Several studies have been performed to establish predictors of VCDs adverse events [1, 5, 6]. One of the studies pointed out certain risk factors, including age greater than 70 years (OR = 10.29; p = 0.04), diabetes mellitus (DM) (OR = 1.39; p = 0.02), total number of comorbidities (OR = 2.73; p = 0.04), duration of the procedure (OR = 1.02; p = 0.03), and number of stents placed (OR = 3.05; p = 0.04). However, after propensity score adjustment, only age > 70 was a significant predictive factor in multivariate analysis, and increased the risk of complications tenfold [5]. A study by Holm et al., which included 1,001 patients, identified female gender and multiple punctures as independent predictors of adverse events and large hematomas [1]. Dumont et al. performed a retrospective analysis of 11,119 patients who underwent cardiac catheterization and/or percutaneous intervention, with femoral artery access, regardless of the use of closure devices [6]. Increased risk for vascular complications was found in patients who were older than 70 years, were female, had renal failure, underwent percutaneous intervention, and had a venous sheath. In the literature both female gender and older age are correlated with risk of vascular complications.

Proper imaging is also vital regarding safe VCD placement. Instructions for use by the manufacturer emphasize that the angiogram of the puncture site is mandatory prior to placing Angio-Seal and in the case of PAD the device can be deployed safely in patient arteries > 5 mm diameter when there is found to be no luminal narrowing of 40% or greater within 5 mm of the puncture site. Moreover, some retrospective studies demonstrate that ultrasound-guided insertion of VCDs can reduce the risk of all complications, although there is no evidence for the routine use of this method [8].

In conclusion, we have presented a case of a rare serious adverse event in a patient who received a vascular closure device after a percutaneous procedure. Our patient presented multiple risk factors of vascular complications. We must emphasize that the evidence available in the literature does not show an increased incidence of serious complications or higher mortality rate in patients treated with VCDs. Other data indicate a decreased rate of minor and local complications with the use of collagen-based devices.

Disclosure

The authors report no conflict of interest.

References

1 

Holm NR, Sindberg B, Schou M, Maeng M, Kaltoft A, Bottcher M, Krusell LR, Hjort J, Thuesen L, Terkelsen CJ, Christiansen EH, Bøtker HE, Kristensen SD, Lassen JF; CLOSE-UP study group , authors. Randomised comparison of manual compression and FemoSeal vascular closure device for closure after femoral artery access coronary angiography: the CLOSure dEvices Used in everyday Practice (CLOSE-UP) study. EuroIntervention. 2014. 10:p. 183–190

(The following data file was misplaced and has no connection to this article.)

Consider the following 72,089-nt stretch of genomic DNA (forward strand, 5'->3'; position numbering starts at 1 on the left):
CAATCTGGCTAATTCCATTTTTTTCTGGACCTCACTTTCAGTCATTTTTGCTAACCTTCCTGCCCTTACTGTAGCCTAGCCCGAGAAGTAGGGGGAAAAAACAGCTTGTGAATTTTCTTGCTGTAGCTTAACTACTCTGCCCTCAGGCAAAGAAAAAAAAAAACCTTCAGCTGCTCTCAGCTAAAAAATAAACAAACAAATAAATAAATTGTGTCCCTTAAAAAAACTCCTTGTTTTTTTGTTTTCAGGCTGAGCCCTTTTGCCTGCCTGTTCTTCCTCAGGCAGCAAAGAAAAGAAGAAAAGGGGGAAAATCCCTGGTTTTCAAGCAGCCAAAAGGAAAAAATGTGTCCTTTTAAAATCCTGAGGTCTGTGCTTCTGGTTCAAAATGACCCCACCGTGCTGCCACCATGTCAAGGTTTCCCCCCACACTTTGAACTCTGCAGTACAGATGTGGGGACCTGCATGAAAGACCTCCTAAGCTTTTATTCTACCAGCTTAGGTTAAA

2 

Wong HF, Lee CW, Chen YL, Wu YM, Weng HH, Wang YH, Liu HM , authors. Prospective comparison of angio-seal versus manual compression for hemostasis after neurointerventional procedures under systemic heparinization. Am J Neuroradiol. 2013. 34:p. 397–401

3 

Biancari F, D’Andrea V, Di Marco C, Savino G, Tiozzo V, Catania A , authors. Meta-analysis of randomized trials on the efficacy of vascular closure devices after diagnostic angiography and angioplasty. Am Heart J. 2010. 159:p. 518–531

4 

Robertson L, Andras A, Colgan F, Jackson R , authors. Vascular closure devices for femoral arterial puncture site haemostasis. Cochrane Database Syst Rev. 2016. 3:p. Cd009541

5 

Wu PJ, Dai YT, Kao HL, Chang CH, Lou MF , authors. Access site complications following transfemoral coronary procedures: comparison between traditional compression and angioseal vascular closure devices for haemostasis. BMC Cardiovasc Disord. 2015. 15:p. 34

6 

Dumont CJ, Keeling AW, Bourguignon C, Sarembock IJ, Turner M , authors. Predictors of vascular complications post diagnostic cardiac catheterization and percutaneous coronary interventions. Dimens Crit Care Nurs. 2006. 25:p. 137–142

7 

Lasam G, Oaks JB, Brensilver J , authors. Angio-SealTM embolization: a rare etiology of an acute distal limb ischemia. Case Rep Vasc Med. 2017. 2017:p. 9613863

8 

Lucatelli P, Cannavale A, Cirelli C, d’Adamo A, Salvatori FM, Fanelli F , authors. Use of ultrasound in the insertion of a vascular closure device: a comparative retrospective study with the standard blind technique. Radiol Med. 2015. 120:p. 283–288

Copyright: © 2019 Polish Society of Cardiothoracic Surgeons (Polskie Towarzystwo KardioTorakochirurgów) and the editors of the Polish Journal of Cardio-Thoracic Surgery (Kardiochirurgia i Torakochirurgia Polska). This is an Open Access article distributed under the terms of the Creative Commons Attribution-NonCommercial-ShareAlike 4.0 International (CC BY-NC-SA 4.0) License (http://creativecommons.org/licenses/by-nc-sa/4.0/), allowing third parties to copy and redistribute the material in any medium or format and to remix, transform, and build upon the material, provided the original work is properly cited and states its license.